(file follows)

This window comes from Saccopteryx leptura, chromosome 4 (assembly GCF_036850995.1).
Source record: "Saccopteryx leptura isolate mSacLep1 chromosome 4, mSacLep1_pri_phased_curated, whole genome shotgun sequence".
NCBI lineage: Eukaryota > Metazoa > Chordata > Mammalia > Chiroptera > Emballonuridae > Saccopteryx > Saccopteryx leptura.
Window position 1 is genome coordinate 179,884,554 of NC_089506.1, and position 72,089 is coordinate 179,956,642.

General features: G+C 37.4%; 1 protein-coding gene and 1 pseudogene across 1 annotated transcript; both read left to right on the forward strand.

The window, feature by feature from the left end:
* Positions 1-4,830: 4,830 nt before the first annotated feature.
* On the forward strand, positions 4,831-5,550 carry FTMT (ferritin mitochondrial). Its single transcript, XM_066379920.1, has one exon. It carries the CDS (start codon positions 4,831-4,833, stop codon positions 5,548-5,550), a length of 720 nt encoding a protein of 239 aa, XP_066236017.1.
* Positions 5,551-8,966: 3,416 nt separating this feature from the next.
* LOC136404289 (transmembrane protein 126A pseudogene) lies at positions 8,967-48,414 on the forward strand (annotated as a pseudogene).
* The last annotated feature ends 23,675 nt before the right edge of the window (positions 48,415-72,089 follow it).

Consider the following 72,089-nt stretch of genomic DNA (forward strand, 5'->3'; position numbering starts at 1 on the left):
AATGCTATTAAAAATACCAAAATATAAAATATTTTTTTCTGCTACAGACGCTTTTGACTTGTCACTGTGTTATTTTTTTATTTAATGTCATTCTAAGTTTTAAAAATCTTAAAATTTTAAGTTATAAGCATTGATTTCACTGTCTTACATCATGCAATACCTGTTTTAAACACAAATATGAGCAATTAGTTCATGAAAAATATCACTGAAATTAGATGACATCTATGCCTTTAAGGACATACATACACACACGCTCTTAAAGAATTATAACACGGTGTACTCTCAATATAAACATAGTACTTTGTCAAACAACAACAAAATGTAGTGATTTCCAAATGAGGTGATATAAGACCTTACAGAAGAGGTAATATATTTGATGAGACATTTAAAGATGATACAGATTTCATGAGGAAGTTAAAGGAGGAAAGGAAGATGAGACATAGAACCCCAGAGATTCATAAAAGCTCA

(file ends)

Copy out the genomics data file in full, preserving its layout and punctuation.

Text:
This window comes from Saccopteryx leptura, chromosome 4 (assembly GCF_036850995.1).
Source record: "Saccopteryx leptura isolate mSacLep1 chromosome 4, mSacLep1_pri_phased_curated, whole genome shotgun sequence".
NCBI lineage: Eukaryota > Metazoa > Chordata > Mammalia > Chiroptera > Emballonuridae > Saccopteryx > Saccopteryx leptura.
Window position 1 is genome coordinate 179,884,554 of NC_089506.1, and position 72,089 is coordinate 179,956,642.

General features: G+C 37.4%; 1 protein-coding gene and 1 pseudogene across 1 annotated transcript; both read left to right on the forward strand.

The window, feature by feature from the left end:
* Positions 1-4,830: 4,830 nt before the first annotated feature.
* On the forward strand, positions 4,831-5,550 carry FTMT (ferritin mitochondrial). Its single transcript, XM_066379920.1, has one exon. It carries the CDS (start codon positions 4,831-4,833, stop codon positions 5,548-5,550), a length of 720 nt encoding a protein of 239 aa, XP_066236017.1.
* Positions 5,551-8,966: 3,416 nt separating this feature from the next.
* LOC136404289 (transmembrane protein 126A pseudogene) lies at positions 8,967-48,414 on the forward strand (annotated as a pseudogene).
* The last annotated feature ends 23,675 nt before the right edge of the window (positions 48,415-72,089 follow it).

Consider the following 72,089-nt stretch of genomic DNA (forward strand, 5'->3'; position numbering starts at 1 on the left):
AATGCTATTAAAAATACCAAAATATAAAATATTTTTTTCTGCTACAGACGCTTTTGACTTGTCACTGTGTTATTTTTTTATTTAATGTCATTCTAAGTTTTAAAAATCTTAAAATTTTAAGTTATAAGCATTGATTTCACTGTCTTACATCATGCAATACCTGTTTTAAACACAAATATGAGCAATTAGTTCATGAAAAATATCACTGAAATTAGATGACATCTATGCCTTTAAGGACATACATACACACACGCTCTTAAAGAATTATAACACGGTGTACTCTCAATATAAACATAGTACTTTGTCAAACAACAACAAAATGTAGTGATTTCCAAATGAGGTGATATAAGACCTTACAGAAGAGGTAATATATTTGATGAGACATTTAAAGATGATACAGATTTCATGAGGAAGTTAAAGGAGGAAAGGAAGATGAGACATAGAACCCCAGAGATTCATAAAAGCTCA